Series Preview: Cubs vs. Phillies (belated)
Whoops. Sorry for the lateness.
In one hand, you've got the Phillies. Back-to-back NL Champs. Presently 9 games over .500, touting one of the meanest offenses in the game. Their star slugger, Ryan Howard, has 7 homeruns and 29 RBI in 38 games, and he's actually being outproduced on various levels by Chase Utley, Shane Victorino, and Jayson Werth.
In the other hand, you've got the Cubs. Back-to-back(x51) NL losers. Their 13-million dollar first baseman is batting .229. Their similarly-well-paid third baseman is hitting at a .171 clip. Their nearly 20-million dollar ace is pitching from out of the bullpen. Can anybody say, "Phillies sweep Cubs?"
Aha, but it didn't happen. The Cubs romped their way past Jamie "GET OFF MY LAWN" Moyer, who probably would pitch no-hitters every time out were he not battling arthritis and dementia. But more on that in a different post. Let's instead look to the future...
Thursday, May 20th - Ryan Dempster (2-4, 3.49 ERA) vs. Joe Blanton (1-2, 5.49 ERA)
Jesus. Ryan Dempster, 2-4, decent ERA. Tom Gorzelanny, 2-4, even better ERA. Ted Lilly, 1-3, modestly respectable ERA. WTF?
Hey, the Cubs are due. Ryan Dempster is due. The Phillies are not as good as their record. And while I like Joe Blanton -- if only because he is leniently listed as weighing 244 pounds*, the Cubs are playing like a legitimately respectable big league team right now. Kinda sorta.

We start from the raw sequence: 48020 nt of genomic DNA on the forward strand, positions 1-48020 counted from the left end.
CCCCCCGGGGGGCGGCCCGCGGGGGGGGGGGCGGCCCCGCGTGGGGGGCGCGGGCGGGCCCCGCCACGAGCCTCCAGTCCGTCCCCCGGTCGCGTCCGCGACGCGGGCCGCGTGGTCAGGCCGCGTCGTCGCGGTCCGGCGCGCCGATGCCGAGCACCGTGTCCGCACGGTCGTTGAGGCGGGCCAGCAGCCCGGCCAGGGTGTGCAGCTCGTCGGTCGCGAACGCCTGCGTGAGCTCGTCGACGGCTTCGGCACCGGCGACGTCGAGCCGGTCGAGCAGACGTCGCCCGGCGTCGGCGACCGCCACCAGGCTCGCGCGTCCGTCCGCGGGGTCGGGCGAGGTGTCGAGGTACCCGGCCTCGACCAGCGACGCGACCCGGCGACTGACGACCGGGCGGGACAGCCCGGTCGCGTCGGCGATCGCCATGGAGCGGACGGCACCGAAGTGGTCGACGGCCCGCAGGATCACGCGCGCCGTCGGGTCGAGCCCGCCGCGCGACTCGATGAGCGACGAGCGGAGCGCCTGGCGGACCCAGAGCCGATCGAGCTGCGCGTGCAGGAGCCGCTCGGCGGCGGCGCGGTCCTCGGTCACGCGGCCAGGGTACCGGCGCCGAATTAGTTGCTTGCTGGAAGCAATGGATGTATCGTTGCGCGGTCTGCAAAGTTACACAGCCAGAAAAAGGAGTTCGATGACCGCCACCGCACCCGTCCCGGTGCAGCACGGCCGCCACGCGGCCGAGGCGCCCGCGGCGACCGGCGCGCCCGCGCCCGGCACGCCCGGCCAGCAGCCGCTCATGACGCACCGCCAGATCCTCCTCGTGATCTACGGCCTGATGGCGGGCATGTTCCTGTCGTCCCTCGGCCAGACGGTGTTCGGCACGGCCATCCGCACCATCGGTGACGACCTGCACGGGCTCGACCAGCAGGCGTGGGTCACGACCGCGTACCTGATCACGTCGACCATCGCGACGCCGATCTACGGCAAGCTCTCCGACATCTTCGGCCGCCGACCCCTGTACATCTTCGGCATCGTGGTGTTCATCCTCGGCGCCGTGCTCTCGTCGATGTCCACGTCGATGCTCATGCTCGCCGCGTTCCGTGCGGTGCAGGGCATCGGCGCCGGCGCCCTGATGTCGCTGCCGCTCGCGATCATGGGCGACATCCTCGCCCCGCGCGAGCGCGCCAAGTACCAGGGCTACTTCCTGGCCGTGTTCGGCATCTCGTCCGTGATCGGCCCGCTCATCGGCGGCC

Even worse -- we missed the Series Preview to a two-game Series. Embarrassing. The Tribune editors would have my job over this mix-up! In light of recent debates on this blog, in the face of a possible 4-game winning streak, and at the risk of being labeled a homer (when, really, I'm not even remotely homeresque), I will say this:
Despite giving Cub fans the best regular production from first base since Ernie Banks, I enjoy how quickly some fans are to throw Derrek Lee under the bus. We get it -- he's your scapegoat.
But, much like Lee (and Rammy's) numbers thus far, 40 games of baseball can easily be characterized as a small sample size. Don't believe me? After 40 games last year, the Kansas City Royals were 21-19. They'd finish the year just shy of 100 losses. Even the 103-win Yankees of last year looked pretty brutal up until Game 33. Before that point, they were 15-17.
Don't let this convince you that I'm flip-flopping. I still want the Cubs to fire Jim Hendry's ass, so somebody with some passion can step in and assemble a perennial winner. But even I know that neither the Cubs, nor Lee, nor Ramirez are done. Not yet.